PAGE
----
None-the-less, this doesn’t really make us rugged or well-weathered, as the degree of hardship is very temporary: After two or three days it’s back to the comfort zone offered by the mod cons at home. It does give us a moral edge over some of the so-called professional groups at the top of the heap, as they have been sighted packing up and going AWOL at paid gigs, running away at the prospect of a wee bit of rainfall, little whussies that they are, I wouldn’t be at all surprised if they squealed like toddlers denied a cheap brightly coloured plastic toy at the supermarket whilst doing their runner.

Venomous? Sure, but perhaps more understandable perhaps if I add that my lot, being at the bottom of the heap, are looked down upon as not being “professional” and on occasion sneered at to boot.

Why? Well, here is where the escapism fails. Broadly speaking there are three kinds of groups at these events. Smaller family-sized outfits who seem to do little else but camp out to show the public: Hey, here’s how they camped in days of yore. I’m not sure how they fixed it, but they get paid for this ‘performance’ which is an admirable feat all considered. Then there’s the larger groups who simulate combat. They have armour and the like and can get very snooty towards archers, partially because the archers participating in their do’s are severely limited on an operational scale, i.e. shooting with very low draw weights, blunts and fletches designed to limit flight distance. Some of the lads in tin seem to assume that their experience with declawed archers indicates that archery is a toothless sideshow where one can conveniently park girly women and the infirm, and will even argue that this was historically so, citing secret sources which they prefer not to reveal. Gee, imagine that.

Anyhow, these larger ‘professional’ groups have complicated hierarchies and an infuriating sense of superiority which, in some cases, far surpasses their ability to actually stage a convincing show fight, which, admittedly, is a damn hard thing to do. The third type of group are the weapons demonstration outfits. The swordfighters will on occasion join in the mock battles, but their primary aim is to learn the historical combat techniques from medieval manuals and share this with the public, preferably in an interactive manner which is a great deal more fun. I tend to respect these characters and get along with a number of them, for there isn’t here the same air of I-am-better-than-thou-art that pervades elsewhere. We ourselves are also a weapons demonstration group, but our interest is archery and our primary product is archery through the ages. It’s that latter element where we clash with others, for they tend to focus on a specific period, and we cover a couple of centuries at least. Our rule is, the bow has to fit the costume, be it Viking kit from the early Middle Ages to a 17th century Manchu archer outfit. Moreover, the costume has to look half-way decent from the distance of a couple of meters, that’ll do us fine.

However, within the community there are those who have very firm opinions on what is acceptable and what is not acceptable and I do not hesitate to identify these guys as fundamentalist extremists. For example, if I’m camping out in December I’ll do so wearing thermal long johns. It’s a family event, so I’m unlikely to be asked to lower my trousers and display the offending item, nonetheless, there are those who consider this a travesty, medieval all the way is their motto, and that includes medieval underwear (big nappies) with hand stitched inner seams. Inner seams? Indeed, the seams the public would never ever see. Funnily enough, the fundamentalists often expound on the importance of 100% correctness whilst taking drags off their cigarettes or roll-ups. Apparently the sight of an armoured knight rolling himself a cigarette is not considered as harmful for children as someone wearing modern boxer shorts underneath medieval kit with machine stitched inner seams.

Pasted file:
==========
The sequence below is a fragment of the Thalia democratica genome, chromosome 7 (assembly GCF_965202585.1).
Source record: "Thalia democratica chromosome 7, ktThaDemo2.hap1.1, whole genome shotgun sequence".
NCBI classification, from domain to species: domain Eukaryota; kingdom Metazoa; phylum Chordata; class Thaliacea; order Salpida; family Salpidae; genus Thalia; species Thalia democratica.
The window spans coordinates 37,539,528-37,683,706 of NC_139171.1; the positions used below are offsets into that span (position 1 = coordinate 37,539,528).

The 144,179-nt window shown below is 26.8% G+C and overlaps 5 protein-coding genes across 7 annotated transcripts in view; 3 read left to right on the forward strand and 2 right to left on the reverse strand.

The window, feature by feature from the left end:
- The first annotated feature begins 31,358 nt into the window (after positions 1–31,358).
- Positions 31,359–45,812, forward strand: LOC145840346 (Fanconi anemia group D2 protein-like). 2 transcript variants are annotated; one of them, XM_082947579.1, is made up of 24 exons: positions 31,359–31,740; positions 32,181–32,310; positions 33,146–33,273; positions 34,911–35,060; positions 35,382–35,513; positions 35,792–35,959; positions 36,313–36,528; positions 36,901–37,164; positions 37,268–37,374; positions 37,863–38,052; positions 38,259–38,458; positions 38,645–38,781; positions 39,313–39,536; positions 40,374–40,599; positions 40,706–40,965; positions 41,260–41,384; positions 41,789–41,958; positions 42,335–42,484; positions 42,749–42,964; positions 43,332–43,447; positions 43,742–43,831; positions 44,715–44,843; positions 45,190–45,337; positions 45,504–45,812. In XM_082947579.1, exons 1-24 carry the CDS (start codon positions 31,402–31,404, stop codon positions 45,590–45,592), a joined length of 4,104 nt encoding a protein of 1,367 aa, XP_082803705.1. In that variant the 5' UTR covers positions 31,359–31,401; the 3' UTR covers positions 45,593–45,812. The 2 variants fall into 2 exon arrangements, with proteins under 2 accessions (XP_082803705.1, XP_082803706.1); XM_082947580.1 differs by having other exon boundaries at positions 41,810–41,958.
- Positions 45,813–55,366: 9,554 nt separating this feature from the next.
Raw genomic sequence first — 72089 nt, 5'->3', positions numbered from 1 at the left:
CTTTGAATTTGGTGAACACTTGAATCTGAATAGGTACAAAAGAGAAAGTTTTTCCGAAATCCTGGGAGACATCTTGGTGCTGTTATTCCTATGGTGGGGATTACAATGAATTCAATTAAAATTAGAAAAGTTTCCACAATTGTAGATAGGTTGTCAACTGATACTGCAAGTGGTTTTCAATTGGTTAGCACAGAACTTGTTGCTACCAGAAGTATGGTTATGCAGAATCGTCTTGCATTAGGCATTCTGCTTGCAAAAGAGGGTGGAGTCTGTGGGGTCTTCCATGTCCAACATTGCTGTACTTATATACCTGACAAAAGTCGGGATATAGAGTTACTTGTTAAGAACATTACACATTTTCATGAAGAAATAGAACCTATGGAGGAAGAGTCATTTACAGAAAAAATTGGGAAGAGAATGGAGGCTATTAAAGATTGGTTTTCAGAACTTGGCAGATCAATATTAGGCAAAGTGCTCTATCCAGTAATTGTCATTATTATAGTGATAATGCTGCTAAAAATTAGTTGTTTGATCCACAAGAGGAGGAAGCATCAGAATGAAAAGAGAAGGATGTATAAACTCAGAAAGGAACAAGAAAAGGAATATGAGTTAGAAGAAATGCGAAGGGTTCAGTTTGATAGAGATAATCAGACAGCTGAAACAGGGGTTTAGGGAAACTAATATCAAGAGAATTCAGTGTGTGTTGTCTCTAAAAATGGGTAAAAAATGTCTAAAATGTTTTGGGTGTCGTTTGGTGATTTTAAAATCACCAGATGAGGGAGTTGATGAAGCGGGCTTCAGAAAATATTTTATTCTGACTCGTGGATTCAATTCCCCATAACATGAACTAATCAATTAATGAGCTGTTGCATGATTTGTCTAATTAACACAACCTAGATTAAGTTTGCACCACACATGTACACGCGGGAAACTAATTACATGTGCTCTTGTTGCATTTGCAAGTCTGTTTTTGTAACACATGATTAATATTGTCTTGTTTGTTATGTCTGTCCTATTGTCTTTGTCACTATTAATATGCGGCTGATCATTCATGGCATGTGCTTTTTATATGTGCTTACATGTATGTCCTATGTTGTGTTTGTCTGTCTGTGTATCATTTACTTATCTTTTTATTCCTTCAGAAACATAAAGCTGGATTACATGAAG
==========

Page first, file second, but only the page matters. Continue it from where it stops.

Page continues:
“The smallest detail out of synch, and the spell is broken for the kids,” or so I have been sincerely assured. Utter rubbish of course, I teach, and for that purpose I have a cupboard full of silly hats. All I have to do is put on a silly hat, and the kids will fill in the rest of the costume to make me Tudor, Victorian, Space-age or whatever. Kids don’t need a lot to go on, their imagination is something that should not be underestimated.

To be fair, archers have a fair share of the batty. There are a number of butch men who whine like wee bairns when certain female archers show up at competitions, because these Robinesses tend to kick our collective ass to the moon and halfway back. The only way, they figure, to beat the female competition is by sticking them in a Woman’s category and forbidding them to compete on their actual skills level. In short: “It’s unfair that she gets to compete because she has boobs and never lets us win.“

To sum up my interpretation: people escape to the woods to play at being knights or outlaws. Sure, we can dress that up by claiming that we feel an urgent need to educate the general public about what things were really like in the Middle Ages, but who are we kidding? We’re grown-up kids at play. I also happen to doubt that the general public has a tremendously great interest in finding out what things were really like in the Middle Ages, I suspect many of them simply want to see some arrows demolish targets, want to hear sword clash against sword, want to feel the ground tremble as armoured knights spur their horses into a trot at a tournament. Add a pretty wench or two and the general public is pleased enough. “No, no, they ask questions” is a counterargument which I must include for the sake of fairness. However, that’s probably because their mothers raised them to be polite, some mothers still do you see. Moreover, even the dullest nitwit comprehends that it might be wise to be somewhat friendly to armoured characters wielding swords, maces and battle-axes.